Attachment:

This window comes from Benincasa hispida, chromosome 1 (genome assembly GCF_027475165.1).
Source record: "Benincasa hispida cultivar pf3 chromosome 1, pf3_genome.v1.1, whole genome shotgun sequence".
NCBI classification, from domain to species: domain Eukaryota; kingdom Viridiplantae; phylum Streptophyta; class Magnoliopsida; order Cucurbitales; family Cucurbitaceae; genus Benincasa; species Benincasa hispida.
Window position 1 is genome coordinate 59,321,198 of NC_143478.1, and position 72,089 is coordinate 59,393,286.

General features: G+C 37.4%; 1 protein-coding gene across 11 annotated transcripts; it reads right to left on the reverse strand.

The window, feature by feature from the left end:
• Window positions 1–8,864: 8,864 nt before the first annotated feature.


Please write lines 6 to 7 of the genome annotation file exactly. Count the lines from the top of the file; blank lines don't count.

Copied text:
The window, feature by feature from the left end:
• Window positions 1–8,864: 8,864 nt before the first annotated feature.